U.S. stock futures looked set to break below the lows of May, as financial markets continue to reel from a surprise acceleration in inflation just days ahead of a Federal Reserve interest-rate decision.
- Futures on the Dow Jones Industrial Average
fell 597 points, or 1.9%, to 30762.
- Futures on the S&P 500
dropped 92.75 points, or 2.4%, to 3808.
- Futures on the Nasdaq 100
decreased 350.5 points, or 3%, to 11517.
On Friday, the Dow Jones Industrial Average
fell 880 points, or 2.73%, to 31393, the S&P 500
declined 117 points, or 2.91%, to 3901, and the Nasdaq Composite
dropped 414 points, or 3.52%, to 11340.
The S&P 500 ended Friday only fractionally above the May closing low of 3900.79. The Dow and the Nasdaq also are in danger of falling below May’s lows.
What’s driving market
Friday’s news showing the consumer price index shooting to a fresh 40-year high of 8.6% year-over-year has caused investors to reassess how high the Fed will go in raising interest rates.
In addition to speculation that the Fed may lift interest rates as much as 75 basis points on Wednesday, the yield on the 2-year Treasury
has climbed to 3.20% — up from 2.80% on Thursday.
“Sentiment has changed dramatically as market participants have realized that we have a galloping food crisis due to Russia’s tactics in Ukraine, China could very well move in and out of lockdowns for months causing global supply shocks, and a recession is now very likely as the only option to kill demand and inflation,” said Peter Garnry, head of equity strategy at Saxo Bank.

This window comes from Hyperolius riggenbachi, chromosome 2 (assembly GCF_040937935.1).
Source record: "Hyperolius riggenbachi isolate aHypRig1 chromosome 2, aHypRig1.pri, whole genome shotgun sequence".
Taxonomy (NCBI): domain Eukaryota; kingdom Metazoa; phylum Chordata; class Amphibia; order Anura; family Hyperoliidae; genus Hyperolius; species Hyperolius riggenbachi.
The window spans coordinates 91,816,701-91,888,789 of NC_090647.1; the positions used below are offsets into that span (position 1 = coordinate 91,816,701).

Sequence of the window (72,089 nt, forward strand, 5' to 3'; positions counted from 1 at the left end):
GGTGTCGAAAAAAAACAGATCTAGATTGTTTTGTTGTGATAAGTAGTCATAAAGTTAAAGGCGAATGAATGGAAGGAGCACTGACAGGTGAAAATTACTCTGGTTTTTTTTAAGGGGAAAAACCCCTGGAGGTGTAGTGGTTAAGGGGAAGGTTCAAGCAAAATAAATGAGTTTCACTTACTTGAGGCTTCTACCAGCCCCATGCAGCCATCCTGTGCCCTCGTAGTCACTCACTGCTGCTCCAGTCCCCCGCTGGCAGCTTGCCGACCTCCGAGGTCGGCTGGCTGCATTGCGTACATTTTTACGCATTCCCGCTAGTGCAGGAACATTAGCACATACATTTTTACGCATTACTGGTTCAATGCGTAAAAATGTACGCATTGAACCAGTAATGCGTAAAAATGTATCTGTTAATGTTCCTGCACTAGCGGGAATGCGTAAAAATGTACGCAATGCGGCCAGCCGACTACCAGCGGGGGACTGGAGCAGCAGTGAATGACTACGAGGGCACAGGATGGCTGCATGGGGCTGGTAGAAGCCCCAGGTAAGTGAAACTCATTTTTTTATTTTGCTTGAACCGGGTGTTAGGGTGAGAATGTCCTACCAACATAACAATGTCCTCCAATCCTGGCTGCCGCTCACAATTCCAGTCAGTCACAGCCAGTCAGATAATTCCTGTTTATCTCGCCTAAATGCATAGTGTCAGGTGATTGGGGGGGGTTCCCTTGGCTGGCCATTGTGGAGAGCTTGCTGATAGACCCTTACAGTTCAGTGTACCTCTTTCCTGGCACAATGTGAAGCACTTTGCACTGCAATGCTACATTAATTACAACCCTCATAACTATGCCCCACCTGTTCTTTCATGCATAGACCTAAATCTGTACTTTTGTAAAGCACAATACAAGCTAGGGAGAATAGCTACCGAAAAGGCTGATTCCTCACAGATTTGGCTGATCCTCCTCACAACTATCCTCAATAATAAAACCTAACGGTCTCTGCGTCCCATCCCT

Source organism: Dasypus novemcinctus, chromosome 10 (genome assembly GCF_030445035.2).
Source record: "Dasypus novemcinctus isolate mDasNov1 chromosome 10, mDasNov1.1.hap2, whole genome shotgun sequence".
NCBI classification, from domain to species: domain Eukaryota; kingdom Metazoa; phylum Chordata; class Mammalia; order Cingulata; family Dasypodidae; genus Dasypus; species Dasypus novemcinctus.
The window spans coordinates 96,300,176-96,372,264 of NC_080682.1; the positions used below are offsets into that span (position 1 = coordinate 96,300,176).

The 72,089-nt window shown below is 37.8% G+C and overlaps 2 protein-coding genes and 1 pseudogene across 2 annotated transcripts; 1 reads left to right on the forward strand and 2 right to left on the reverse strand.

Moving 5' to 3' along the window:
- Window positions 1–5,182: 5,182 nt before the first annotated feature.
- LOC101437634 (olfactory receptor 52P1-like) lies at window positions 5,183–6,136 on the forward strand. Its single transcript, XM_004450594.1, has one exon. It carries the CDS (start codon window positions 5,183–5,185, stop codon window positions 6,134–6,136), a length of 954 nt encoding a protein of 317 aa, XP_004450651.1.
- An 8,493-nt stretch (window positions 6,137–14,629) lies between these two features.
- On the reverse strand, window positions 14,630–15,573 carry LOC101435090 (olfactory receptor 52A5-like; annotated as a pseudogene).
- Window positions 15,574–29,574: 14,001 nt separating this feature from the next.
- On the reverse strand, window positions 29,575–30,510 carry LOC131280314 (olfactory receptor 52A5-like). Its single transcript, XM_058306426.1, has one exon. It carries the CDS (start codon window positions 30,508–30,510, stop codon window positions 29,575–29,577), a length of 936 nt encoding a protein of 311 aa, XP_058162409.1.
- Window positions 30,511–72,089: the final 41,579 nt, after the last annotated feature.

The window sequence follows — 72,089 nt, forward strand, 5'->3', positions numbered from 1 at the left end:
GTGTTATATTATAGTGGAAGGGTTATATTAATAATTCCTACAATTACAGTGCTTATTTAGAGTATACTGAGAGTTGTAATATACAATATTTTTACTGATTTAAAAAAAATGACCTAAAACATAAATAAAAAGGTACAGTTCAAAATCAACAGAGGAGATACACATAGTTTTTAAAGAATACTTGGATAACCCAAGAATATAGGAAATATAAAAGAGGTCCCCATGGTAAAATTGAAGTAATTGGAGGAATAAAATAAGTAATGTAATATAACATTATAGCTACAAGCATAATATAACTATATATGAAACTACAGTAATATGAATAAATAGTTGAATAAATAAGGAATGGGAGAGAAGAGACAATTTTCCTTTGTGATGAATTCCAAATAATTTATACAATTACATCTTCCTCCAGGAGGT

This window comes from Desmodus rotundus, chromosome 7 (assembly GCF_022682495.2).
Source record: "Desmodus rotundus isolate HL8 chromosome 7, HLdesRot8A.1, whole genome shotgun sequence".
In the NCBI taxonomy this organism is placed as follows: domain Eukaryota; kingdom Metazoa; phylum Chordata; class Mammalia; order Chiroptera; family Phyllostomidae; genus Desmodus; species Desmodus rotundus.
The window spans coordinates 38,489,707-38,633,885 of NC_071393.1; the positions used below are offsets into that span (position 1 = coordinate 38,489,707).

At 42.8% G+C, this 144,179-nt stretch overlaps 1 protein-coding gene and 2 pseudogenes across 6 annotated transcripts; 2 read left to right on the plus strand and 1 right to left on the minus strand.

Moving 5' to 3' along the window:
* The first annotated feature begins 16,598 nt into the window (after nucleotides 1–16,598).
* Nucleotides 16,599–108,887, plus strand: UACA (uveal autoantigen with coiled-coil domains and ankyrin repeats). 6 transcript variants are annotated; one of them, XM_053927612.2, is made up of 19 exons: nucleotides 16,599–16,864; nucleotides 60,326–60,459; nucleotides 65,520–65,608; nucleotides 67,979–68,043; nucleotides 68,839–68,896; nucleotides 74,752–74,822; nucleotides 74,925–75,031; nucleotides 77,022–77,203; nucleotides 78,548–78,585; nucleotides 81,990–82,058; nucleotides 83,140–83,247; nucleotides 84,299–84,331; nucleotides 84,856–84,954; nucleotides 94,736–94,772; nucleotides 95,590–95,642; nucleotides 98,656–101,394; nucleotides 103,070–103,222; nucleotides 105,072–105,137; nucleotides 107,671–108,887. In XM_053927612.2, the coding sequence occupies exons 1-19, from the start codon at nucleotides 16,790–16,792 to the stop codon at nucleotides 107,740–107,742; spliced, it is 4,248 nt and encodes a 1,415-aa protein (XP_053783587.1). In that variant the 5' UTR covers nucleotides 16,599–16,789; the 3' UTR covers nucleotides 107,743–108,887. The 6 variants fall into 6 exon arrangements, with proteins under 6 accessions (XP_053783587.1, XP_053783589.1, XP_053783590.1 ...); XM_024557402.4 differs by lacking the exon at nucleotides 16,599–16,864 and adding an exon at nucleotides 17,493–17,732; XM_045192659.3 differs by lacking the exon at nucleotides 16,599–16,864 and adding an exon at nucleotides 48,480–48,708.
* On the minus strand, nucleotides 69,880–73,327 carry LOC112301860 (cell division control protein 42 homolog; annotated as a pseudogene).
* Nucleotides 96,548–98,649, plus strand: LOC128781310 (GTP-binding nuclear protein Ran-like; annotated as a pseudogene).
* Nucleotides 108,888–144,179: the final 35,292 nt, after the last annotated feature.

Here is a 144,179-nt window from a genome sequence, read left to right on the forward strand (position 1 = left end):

The tightening isn’t limited to the U.S. Last week, the European Central Bank suggested it could follow up a quarter-point rate hike in July with a 50-basis point move in September, as the Bank of England also readies another rate hike this week.
The fallout has been stark in cryptocurrencies, with bitcoin
extending its weekend plunge to trade below $25,000. The crypto lending platform Celsius Network has suspended withdrawals and transfers.
“The unprecedented move by Celsius is effectively blocking clients from accessing their assets which will do little to quell fears from critics that some DeFi platforms could be Ponzi schemes,” said Nigel Green, chief executive of financial advisor deVere Group.